Many of us enjoy watching home improvement shows — “Property Brothers,” “Love It or List It” are two of my favorites.
Halfway through the show they typically discover rotten wood or unsafe wiring that brings the project to a halt. The contractor, the designer and the homeowner need to regroup, look at options, consider the budget and agree on a solution. At the end of 60 minutes, they solve the problem and everyone is happy with the reveal.
Consider remodeling a community.
We are not just talking about one home, on one lot.
We are talking about several individually owned parcels, each having their own history, plus underground public and private utility lines, which can be many, all located in a confined space. Redeveloping a community is challenging and requires patience, commitment and flexibility. Getting a project from idea, to design, to completion, can take years. But once completed, such a project can inspire new opportunities and new investment.
Redevelopment projects are underway in all three Charlotte County Community Redevelopment Areas.
Dirt is moving, plans are being finalized and agreements are being negotiated. We are beginning to witness community visions becoming a reality.
What an exciting time in Charlotte County.
- First conceptualized in 2003, the Charlotte Harbor Gateway Harbor Walk project was identified in the Charlotte Harbor Community Redevelopment Plan to connect the east and west sides of U.S. 41, while enhancing access to the waterfront.
Phase 1A is currently underway at the foot of the Barron Collier Bridge, with construction scheduled to be completed in March 2016. This phase includes a new seawall, bathrooms, a smallboat launch for kayaks, windsurfers and small sailboats, parking, landscaping, lighting and a sidewalk. This phase will provide a great walking trail from Chester Roberts Park on Melbourne Street to the lookout point of Harbor Walk.
Or, you can continue your walk over the bridge to downtown Punta Gorda.
Phase 1B is the key to making the vision become a reality because it will provide an elevated boardwalk that will connect Phase 1A to the west side of U.S.
41 and allow users to continue to Bayshore Live Oak Park. The construction plans are complete and permit applications are under review by state and federal agencies. This phase also includes a new fishing pier, which is expected to be a welcome addition for both local and visiting anglers.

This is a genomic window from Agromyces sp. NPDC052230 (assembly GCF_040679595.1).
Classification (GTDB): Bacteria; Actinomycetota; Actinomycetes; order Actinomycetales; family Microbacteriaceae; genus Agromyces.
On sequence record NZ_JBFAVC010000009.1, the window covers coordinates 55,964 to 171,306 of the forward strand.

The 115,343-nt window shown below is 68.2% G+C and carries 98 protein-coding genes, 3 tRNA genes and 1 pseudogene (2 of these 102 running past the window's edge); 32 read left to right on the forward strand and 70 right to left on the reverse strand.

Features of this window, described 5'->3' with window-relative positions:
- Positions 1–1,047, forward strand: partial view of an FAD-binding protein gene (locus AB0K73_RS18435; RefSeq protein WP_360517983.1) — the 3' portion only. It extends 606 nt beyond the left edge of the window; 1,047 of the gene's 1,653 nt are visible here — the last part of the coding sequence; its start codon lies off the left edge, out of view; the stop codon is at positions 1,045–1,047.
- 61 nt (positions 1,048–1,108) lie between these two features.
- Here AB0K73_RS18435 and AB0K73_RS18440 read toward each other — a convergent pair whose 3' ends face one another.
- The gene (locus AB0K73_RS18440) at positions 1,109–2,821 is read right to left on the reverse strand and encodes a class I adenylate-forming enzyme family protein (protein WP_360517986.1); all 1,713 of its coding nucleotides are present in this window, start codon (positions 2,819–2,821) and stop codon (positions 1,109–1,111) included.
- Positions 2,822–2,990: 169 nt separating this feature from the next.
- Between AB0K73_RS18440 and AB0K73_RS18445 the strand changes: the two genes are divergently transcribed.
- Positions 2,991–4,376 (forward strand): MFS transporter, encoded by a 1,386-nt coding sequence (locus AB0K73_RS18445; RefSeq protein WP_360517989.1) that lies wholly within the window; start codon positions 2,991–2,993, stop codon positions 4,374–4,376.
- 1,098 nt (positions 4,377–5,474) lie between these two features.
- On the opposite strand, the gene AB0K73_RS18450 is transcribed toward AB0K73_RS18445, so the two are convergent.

To help facilitate private investment along the waterfront, the county recently approved a change to the comprehensive plan in order to create the Riverwalk District in Charlotte Harbor CRA. This change allows for increased density and a mix of commercial uses. Land development code standards to facilitate the vision are currently being drafted.
- Parkside CRA just completed the first leg of the multiuse trail plan with a 10foot wide multiuse path along Elkcam Boulevard, from U.S.
41 to Midway. In addition to the trail, landscaping was installed. The shade trees planted along the multiuse path begin to illustrate the vision of the community — a walkable neighborhood connected to employment centers and commercial uses.
Parkside, which is in the heart of Port Charlotte, contains all the elements that “new town” developments are striving to create on vacant parcels of land: mixed housing types, commercial uses, cultural amenities and an employment center.
Four other projects (Harbor Boulevard, Gertrude/Aaron, West Tarpon/Ambrose and Olean) are currently under design and, when constructed, will complete approximately three miles of trails that will have an enormous impact on implementing the vision of Parkside. Plans for the revitalization of McGuire Park are also underway to make that a vibrant active space for the community to enjoy.
- With the improved economy and housing demand growing in Southwest Florida, developers are looking to secure large tracks of land to meet their development needs.
Murdock Village CRA is rising to the top of developers’ lists once again. The widening of U.S. 41 and the installation of utility lines adjacent to Murdock Village will provide the necessary infrastructure needed for the area to develop. Florida Department of Transportation is constructing three stormwater retention ponds required to expand the roadway.
The county negotiated an agreement with FDOT to allow those ponds to be reconfigured if needed to meet the plans of future development.
Redevelopment is a team effort. It requires working across departments to plan and execute the community’s vision, while recognizing restrictions and challenges that may exist. For Charlotte County, the future for redevelopment opportunities is bright and 2016 should be another busy year.
Debrah Forester is the Charlotte County redevelopment manager. Readers may reach her at firstname.lastname@example.org.